CPSIA Exemptions: Excerpts with Brent Stone
On Monday, I spoke with Brent Stone, executive director - operations for the Quality Certification Alliance, about the Consumer Product Safety Commission's (CPSC) recently announced exemption program. Brent gave me a lot of good information that could be useful to suppliers and distributors, but due to time constraints I wasn't able to include all of it in the original article. Below, I've included a few snippets from the transcript of our interview, discussing ink compliance, the golden sample, and the risks to your client's reputation.
Kyle Richardson: I think one of the biggest concerns with this registry is that people may not realize the difference between being exempted from testing and being exempted from compliance.
Brent Stone: Right. It's highly unlikely that the CPSC will ever put out anything that relieves people from the responsibility of making sure a product is safe and compliant. And I don't know how you do that in our industry without testing.
KR: So some kind of testing has to occur.
BS: Right. I don't know how someone can ensure compliance without using testing as part of the compliance program.
Now, there are two separate governing bodies in play here. I would lump state and federal into one governing group, and then the second group is the court of public opinion. Imagine a small-batch manufacturer who saw this as a reason not to test and delivered an untested product into commerce, and that had a Fortune 500 brand's name on it. If somehow a bad product still got out there, and that brand's name was on it... what is your defense, "well, we followed the law"? How would that work out for the client?
Not only do you have to think about compliance with whatever the federal regulation is, but you also have an obligation to protect the brand. And when you protect the brand, you need to protect it from perception as well as reality. You're not going to be able to argue that ... you were compliant when your buyer's name is ruined. Many people focus on testing, but testing in and of itself is not a complete compliance program.
KR: That touches on something I wanted to specifically ask you. One of the Group A items, that is not exempt, is testing for lead in paint and other surface coatings... doesn't that apply to everything?
BS: I think there's a challenge with these definitions with the paint coating versus the substrate. The reason it was brought up is because you can have situations where a product failed [compliance testing] because of one or the other but not both.
KR: That happened with children's dirt bikes. There were lead components in the engine, which were for the most part inaccessible, but as a result the dirt bikes were considered to be not compliant.
BS: Yeah, there's been a bunch of examples of that. Paint in surface coatings basically means decoration in our industry. One reason that's such a big issue is that when you put something on top of something else, the likelihood of it coming off is greater. The substrate is the structure of the item, and the paint of coating is the decoration, which is going to come off well before the structure comes apart. So you've got to test that anyway, even if you are a small batch manufacturer.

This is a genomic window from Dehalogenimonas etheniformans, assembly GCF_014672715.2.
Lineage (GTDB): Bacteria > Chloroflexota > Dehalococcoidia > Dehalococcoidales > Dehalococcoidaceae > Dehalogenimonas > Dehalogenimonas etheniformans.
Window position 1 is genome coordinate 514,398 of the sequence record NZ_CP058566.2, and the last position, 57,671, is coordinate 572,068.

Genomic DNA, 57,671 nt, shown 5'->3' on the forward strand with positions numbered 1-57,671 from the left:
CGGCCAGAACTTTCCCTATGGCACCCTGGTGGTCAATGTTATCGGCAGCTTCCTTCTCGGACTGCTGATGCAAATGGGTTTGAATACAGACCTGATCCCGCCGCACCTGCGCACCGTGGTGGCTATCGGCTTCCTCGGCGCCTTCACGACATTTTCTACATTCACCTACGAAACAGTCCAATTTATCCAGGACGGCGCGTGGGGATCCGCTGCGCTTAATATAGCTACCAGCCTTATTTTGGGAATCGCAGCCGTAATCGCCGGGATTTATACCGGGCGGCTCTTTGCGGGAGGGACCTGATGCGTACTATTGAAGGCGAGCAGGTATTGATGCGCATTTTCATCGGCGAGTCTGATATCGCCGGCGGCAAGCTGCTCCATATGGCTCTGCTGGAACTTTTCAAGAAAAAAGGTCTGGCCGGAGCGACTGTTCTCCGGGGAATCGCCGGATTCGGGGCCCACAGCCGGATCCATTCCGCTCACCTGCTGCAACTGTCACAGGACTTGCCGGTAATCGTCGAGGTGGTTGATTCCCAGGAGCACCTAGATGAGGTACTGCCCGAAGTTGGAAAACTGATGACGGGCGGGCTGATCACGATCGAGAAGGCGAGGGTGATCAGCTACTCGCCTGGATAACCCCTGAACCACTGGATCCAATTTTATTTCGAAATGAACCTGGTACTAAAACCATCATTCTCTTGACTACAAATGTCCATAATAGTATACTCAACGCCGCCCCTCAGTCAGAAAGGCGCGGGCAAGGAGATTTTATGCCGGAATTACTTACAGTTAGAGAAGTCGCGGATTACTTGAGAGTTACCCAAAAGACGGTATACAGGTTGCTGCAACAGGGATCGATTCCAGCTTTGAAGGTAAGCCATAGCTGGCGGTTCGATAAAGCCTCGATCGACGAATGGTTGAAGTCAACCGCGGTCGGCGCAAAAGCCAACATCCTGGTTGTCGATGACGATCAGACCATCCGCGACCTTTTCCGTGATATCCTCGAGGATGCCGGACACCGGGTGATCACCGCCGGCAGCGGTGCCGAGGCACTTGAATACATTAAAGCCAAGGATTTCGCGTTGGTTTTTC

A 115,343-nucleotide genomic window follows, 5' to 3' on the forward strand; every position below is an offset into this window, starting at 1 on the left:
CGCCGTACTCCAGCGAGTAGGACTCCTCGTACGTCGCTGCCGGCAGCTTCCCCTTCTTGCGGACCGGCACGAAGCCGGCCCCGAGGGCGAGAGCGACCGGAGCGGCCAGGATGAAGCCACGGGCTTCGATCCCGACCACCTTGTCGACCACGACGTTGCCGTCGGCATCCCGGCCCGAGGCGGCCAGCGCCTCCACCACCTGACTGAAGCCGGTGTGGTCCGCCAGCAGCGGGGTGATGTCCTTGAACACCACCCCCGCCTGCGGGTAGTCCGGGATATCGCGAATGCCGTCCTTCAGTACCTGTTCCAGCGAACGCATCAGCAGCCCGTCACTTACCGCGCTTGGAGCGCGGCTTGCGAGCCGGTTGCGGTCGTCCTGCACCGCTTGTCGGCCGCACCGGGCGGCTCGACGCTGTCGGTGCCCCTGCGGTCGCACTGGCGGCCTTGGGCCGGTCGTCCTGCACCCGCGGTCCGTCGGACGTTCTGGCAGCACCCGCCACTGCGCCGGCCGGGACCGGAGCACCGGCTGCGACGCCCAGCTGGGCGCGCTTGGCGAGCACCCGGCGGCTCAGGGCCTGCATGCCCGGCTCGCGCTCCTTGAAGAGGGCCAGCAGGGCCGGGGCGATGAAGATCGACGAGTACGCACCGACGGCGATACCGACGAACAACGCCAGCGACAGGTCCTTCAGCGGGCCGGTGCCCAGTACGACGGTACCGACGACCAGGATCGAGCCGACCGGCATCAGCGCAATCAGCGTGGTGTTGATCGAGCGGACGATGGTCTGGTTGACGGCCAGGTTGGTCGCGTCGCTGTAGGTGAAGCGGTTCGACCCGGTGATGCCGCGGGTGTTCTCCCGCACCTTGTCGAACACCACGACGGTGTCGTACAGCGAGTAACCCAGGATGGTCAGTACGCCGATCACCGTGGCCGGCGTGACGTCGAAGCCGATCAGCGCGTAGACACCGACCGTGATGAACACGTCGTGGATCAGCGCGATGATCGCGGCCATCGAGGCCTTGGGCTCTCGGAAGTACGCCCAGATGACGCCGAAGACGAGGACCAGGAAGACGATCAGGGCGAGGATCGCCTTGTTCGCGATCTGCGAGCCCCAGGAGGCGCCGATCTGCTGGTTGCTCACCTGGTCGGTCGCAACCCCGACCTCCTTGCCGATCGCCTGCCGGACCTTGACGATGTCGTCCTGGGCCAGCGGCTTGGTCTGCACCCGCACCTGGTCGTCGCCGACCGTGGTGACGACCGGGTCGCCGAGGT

KR: That's what I was assuming. If your product has a logo printed on it, it counts as a surface coating.
BS: Right. So you've got to test that anyway, even if you are a small batch manufacturer. Where this becomes even more complicated is with inks. The ink manufacturers are in compliance, because there is no requirement for them to test. So, we're trying to get them to test their inks, but they respond that they are in compliance. When you look at a whole series of inks they are doing, and then multiple series, you're talking about mid-five figures if not higher to test. So their perspective is, "Why should we do this, you are the only guys asking for it."
I flip that around and say if an ink supplier wants to own this market, then be the first one to test. That would solve a lot of problems for a lot of people, including the small batch manufacturers, and they would roll up a lot of business in doing that.
BS: Now one other thing, this is specifically a product safety conversation, and I deal with this question a lot. A distributor will ask me, "Well, a supplier has a test. Are they in compliance?" And I say, "In compliance with what?" Because from a product safety standpoint, if in fact they have a process that ensures that the sample that was tested matches the production... they have a term for it in China, "the golden sample." That's what the factory is going to send you, the sample they know will pass. Does that match your production? Maybe, maybe not. There have been more instances where it doesn't than where it does. That's where the whole process comes into play.
Setting aside that testing conversation, if you had a product that was proven to be safe, but it was made in a factory that had underage prison labor that wasn't being paid, some worst-case scenario situation, how would that impact Nike or Coke? The press isn't going to say "This distributor uses bad factories." They're going to say "Coke uses bad factories." You can have a safe product from the wrong factory and cause just as much damage to the brand as an unsafe product.
If I was a distributor, I would not accept a small-batch exemption argument from any suppliers. Because it's my customer at risk.